Warning: Spoilers Below
Woody Allen's Midnight in Paris is a slyly funny and charmy, as well as almost achingly poignant and nostalgic film. It's this combination that makes the film, despite its small scale, quite meaningful.
The film opens, appropriately, with images of Paris. As the images go by, the day progresses, until we reach...midnight. This opening will no doubt remind Allen fans of his 1979 film Manhattan, which opened with gorgeous black and white images of New York City. The difference between the two openings is that while Manhattan's opening was almost overwhelming and romanticized, Midnight in Paris's opening is rather low key. The images, in colour, as the rest of the film, are romantic but don't seem romanticized. This is a nice contrast with what our main character, Gil Pender thinks of the city in the opening lines of the film, in conversation with his fiance Inez (Rachel McAdams):
Gil: This is unbelievable! Look at this! There's no city like this in the world. There never was.
Inez: You act like you've never been here before.
Gil: I don't get here often enough, that's the problem. Can you picture how drop dead gorgeous this city is in the rain? Imagine this town in the '20s. Paris in the '20s, in the rain. The artists and writers!
Inez: Why does every city have to be in the rain? What's wonderful about getting wet?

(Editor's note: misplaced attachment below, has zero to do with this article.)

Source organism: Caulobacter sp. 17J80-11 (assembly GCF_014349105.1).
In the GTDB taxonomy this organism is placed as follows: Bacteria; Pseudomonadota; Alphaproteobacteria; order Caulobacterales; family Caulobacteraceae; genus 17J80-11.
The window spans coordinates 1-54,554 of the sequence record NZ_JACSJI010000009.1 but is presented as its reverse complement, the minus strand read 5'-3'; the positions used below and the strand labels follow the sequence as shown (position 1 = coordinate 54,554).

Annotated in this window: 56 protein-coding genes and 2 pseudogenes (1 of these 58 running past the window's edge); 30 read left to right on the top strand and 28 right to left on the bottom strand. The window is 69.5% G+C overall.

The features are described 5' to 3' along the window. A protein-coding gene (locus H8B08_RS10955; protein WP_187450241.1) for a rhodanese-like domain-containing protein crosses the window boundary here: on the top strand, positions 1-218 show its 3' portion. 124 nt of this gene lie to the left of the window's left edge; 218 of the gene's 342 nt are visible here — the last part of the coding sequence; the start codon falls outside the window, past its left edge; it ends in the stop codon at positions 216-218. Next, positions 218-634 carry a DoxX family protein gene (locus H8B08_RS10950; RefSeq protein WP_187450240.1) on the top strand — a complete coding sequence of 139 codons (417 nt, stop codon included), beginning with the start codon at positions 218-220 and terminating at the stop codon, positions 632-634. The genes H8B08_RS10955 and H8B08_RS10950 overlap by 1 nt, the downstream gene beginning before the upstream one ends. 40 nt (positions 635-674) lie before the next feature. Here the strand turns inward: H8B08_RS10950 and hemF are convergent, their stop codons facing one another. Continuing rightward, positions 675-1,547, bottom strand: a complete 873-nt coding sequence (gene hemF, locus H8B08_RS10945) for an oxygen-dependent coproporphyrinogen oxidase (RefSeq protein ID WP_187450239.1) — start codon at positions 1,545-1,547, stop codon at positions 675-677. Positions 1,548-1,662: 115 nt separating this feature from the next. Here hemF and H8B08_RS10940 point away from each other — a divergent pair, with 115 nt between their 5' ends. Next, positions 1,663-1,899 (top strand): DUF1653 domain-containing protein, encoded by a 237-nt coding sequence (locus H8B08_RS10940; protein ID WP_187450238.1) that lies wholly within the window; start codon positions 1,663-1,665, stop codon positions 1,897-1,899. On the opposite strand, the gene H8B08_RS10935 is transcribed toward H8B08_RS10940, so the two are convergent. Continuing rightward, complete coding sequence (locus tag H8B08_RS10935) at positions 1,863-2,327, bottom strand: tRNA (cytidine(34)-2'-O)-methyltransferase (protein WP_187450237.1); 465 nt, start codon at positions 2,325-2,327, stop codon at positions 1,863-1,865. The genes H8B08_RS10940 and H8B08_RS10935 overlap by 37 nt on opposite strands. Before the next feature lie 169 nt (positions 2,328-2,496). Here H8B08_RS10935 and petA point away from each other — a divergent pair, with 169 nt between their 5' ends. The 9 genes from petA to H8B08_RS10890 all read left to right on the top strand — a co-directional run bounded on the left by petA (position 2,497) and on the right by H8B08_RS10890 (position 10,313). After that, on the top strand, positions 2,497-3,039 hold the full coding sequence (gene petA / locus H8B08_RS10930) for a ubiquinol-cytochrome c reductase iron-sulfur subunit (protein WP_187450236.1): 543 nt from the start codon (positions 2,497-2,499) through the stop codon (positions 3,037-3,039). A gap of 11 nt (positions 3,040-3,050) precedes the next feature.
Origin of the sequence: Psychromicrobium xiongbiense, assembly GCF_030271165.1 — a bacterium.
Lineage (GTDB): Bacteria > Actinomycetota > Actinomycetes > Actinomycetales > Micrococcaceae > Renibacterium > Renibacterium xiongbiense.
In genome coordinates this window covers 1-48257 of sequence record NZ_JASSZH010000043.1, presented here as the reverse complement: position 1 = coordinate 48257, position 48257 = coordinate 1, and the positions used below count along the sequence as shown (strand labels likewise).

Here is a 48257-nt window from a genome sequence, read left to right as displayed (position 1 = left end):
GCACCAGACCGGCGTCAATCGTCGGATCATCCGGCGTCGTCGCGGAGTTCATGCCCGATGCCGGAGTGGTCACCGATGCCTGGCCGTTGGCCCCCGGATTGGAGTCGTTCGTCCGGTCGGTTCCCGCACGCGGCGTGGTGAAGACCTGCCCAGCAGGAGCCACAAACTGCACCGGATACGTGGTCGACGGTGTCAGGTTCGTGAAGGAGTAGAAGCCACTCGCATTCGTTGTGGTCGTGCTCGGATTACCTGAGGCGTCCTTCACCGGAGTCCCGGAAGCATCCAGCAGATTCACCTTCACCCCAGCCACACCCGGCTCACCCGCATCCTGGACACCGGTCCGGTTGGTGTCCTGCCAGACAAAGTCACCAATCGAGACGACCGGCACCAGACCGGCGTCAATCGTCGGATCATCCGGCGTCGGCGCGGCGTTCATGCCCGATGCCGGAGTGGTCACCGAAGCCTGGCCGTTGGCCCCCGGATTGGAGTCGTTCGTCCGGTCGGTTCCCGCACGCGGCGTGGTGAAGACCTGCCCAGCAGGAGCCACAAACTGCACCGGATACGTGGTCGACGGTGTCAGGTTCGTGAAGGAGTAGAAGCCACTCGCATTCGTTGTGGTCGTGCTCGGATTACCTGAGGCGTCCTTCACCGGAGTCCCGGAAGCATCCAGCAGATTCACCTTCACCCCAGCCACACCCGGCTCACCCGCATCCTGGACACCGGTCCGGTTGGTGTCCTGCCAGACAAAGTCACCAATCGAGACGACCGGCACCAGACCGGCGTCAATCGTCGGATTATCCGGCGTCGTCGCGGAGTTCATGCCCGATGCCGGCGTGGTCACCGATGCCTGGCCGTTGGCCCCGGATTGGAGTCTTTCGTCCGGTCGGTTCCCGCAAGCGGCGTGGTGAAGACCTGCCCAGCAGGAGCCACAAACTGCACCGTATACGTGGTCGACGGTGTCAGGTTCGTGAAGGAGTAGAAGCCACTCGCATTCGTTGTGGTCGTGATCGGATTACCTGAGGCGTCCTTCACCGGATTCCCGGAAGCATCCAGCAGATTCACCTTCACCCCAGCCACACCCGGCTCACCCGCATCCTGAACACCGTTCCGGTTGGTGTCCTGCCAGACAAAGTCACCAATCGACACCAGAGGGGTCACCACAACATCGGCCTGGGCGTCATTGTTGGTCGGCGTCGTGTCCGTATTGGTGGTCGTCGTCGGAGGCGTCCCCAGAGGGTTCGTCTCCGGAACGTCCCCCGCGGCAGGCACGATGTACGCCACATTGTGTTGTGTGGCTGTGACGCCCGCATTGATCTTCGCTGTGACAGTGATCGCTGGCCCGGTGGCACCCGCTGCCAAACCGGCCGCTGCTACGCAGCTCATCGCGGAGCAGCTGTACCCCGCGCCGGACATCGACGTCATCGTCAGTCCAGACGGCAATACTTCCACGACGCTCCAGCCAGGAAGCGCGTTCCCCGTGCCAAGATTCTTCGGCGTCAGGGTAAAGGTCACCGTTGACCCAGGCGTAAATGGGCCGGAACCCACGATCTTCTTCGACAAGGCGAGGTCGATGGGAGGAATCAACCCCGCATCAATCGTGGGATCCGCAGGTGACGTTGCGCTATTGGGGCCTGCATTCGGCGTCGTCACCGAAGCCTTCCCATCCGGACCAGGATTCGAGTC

From the very first lines, Gil is established as a romantic. While the opening images may not be romanticized, and we may be exhausted by the end of the opening montage, but Gil sees these images through a romantic's lens. Gil is a successful Hollywood screenwriter but Gil sees himself as a hack. While on vacation in Paris with Iznez and her parents, Gil wants to write a novel, which may have less to do with actual ambitions, than the romantic notion of being a writer in Paris.
Gil finally gets to live the romantic's dream when one night while walking through the city he is transported back in time to 1920s Paris. There he meets F. Scott Fitzgerald (Tom Hiddelston) and his wife Zelda (Alison Pill), as well as Ernest Hemingway (Corey Stoll). Stoll is subtly hilarious as Hemingway. While I haven't listened to a lot of recordings of Hemingway speaking, I believe Stoll modelled his speech pattern for this film as the real Hemingway. There's a scene, during the second night Gil goes back in time, where a cab pulls up and Gil opens the door. We don't see who's in it but hear Gil say "Hello Mr. Hemingway." We then cut to a close up of Hemingway talking about war. After a while we cut to Gil's reaction and question. Another director or writer would have shown Hemingway earlier in this scene and would have inserted more reaction shots from Gil. By shooting it this way, Allen gives the scene a slightly off balance and humourous feel. As Hemingway keeps talking you're reminded of Hemingway's sparse sentences and think to yourself, "Oh my God, did he really talk like that?
Gil goes back in time each night, getting advice on his novel, and escaping the annoyance of Inez's gushing over her old friend Paul (Michael Sheen), who is a classic Woody Allen type, the psuedo-intellectual. Sheen does a good job of not overplaying the part. He captures exactly what you'd expect from a guy who's probably smart but over compensates. While I've liked Wilson before I've never been as taken by him as I have here. Wilson does a fine job of blending the laid back nature we associate with his performances with a certain Woodyness that's not an imitation of Allen but rather a channeling of his spirit (I believe Allen has said he would have played the part in the seventies).